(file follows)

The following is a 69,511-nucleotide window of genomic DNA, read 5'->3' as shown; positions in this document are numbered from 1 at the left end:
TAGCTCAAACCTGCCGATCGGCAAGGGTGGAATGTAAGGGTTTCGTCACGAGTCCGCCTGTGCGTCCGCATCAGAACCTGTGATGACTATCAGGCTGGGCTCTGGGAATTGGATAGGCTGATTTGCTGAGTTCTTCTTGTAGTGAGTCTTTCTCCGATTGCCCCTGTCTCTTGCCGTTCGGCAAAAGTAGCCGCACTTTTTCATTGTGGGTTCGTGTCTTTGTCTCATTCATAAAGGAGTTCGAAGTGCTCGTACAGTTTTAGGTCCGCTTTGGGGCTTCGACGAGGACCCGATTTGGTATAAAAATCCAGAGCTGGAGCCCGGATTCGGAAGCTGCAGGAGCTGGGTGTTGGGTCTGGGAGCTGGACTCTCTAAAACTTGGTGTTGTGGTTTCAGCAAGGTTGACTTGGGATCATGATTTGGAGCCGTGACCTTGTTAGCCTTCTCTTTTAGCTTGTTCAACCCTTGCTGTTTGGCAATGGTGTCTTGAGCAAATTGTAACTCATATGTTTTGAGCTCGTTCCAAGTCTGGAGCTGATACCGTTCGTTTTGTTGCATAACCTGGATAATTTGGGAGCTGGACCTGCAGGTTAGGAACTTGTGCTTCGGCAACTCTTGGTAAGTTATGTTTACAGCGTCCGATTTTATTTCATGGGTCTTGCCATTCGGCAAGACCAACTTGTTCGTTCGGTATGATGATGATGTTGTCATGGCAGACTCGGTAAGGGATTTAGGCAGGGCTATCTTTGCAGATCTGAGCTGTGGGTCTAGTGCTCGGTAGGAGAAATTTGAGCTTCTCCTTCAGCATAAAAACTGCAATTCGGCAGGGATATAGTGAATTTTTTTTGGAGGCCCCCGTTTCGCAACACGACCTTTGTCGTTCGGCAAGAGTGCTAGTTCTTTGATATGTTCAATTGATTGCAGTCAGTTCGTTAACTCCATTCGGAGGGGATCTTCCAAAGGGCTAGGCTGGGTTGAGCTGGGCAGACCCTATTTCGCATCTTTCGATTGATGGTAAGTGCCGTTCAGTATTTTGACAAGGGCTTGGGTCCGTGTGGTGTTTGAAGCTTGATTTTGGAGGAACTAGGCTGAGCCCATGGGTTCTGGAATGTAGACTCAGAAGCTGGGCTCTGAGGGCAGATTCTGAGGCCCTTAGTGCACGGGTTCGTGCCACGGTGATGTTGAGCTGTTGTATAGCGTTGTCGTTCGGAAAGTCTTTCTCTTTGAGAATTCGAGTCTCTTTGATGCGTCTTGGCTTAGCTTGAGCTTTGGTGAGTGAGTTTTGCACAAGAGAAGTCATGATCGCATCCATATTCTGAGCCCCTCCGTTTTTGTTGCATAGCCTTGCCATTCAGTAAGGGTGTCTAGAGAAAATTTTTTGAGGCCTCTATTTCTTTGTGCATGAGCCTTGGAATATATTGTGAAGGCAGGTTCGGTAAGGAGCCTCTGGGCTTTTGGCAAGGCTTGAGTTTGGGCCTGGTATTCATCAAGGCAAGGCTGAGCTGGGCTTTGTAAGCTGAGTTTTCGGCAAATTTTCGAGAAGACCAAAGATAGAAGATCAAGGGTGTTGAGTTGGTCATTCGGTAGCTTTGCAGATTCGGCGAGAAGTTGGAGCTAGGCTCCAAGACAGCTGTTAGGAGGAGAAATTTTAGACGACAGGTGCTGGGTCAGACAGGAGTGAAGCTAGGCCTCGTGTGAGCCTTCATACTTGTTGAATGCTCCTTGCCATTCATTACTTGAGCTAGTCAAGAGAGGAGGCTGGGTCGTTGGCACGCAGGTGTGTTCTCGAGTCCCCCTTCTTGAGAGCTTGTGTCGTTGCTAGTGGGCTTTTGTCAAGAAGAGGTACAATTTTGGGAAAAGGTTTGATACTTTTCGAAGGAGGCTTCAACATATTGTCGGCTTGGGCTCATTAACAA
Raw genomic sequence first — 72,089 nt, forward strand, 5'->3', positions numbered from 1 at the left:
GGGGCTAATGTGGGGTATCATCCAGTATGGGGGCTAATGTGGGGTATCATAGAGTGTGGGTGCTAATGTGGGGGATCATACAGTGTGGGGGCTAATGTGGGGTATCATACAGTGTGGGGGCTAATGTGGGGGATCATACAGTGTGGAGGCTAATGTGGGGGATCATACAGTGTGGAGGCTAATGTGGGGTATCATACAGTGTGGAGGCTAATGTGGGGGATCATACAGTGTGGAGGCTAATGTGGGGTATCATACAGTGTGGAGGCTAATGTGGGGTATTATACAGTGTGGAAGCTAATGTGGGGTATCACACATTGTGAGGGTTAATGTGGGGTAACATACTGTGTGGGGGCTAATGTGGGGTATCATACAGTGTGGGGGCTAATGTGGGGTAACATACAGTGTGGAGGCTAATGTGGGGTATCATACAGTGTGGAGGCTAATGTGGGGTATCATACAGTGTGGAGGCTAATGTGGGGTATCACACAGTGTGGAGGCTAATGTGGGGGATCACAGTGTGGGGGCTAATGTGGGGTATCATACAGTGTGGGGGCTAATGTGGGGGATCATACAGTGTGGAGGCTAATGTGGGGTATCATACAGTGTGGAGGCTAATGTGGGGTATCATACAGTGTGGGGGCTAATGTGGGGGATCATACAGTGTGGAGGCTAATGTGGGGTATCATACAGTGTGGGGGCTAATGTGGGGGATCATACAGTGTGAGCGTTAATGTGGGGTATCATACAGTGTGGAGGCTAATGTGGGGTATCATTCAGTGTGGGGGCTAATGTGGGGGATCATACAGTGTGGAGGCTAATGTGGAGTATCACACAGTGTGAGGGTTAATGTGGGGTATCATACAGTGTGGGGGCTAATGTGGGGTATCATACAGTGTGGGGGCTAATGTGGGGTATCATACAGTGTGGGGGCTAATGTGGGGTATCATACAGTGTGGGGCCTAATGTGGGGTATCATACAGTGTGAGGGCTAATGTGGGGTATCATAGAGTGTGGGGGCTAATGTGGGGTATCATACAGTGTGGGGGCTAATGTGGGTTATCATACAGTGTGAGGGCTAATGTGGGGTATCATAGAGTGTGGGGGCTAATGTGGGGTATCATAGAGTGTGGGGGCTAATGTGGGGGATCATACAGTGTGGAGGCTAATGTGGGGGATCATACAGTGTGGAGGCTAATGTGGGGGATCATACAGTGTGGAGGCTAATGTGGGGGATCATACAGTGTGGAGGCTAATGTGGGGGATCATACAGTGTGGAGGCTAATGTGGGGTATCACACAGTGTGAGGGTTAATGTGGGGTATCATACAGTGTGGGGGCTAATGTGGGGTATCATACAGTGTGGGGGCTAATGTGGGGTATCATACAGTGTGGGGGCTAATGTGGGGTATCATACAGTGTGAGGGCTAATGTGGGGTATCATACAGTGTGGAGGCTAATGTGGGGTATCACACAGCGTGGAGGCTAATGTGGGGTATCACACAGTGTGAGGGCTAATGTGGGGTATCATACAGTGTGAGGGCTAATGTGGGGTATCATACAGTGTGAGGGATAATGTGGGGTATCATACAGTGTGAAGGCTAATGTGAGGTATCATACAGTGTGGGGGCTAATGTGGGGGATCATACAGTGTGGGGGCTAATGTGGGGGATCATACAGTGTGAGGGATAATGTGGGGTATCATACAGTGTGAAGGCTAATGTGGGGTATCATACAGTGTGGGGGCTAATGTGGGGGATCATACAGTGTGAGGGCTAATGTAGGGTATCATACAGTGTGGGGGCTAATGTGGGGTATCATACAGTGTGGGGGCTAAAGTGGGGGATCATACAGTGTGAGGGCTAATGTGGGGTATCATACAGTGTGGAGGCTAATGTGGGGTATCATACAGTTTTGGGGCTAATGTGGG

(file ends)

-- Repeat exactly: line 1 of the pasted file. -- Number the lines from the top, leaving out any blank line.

The following is a 69,511-nucleotide window of genomic DNA, read 5'->3' as shown; positions in this document are numbered from 1 at the left end: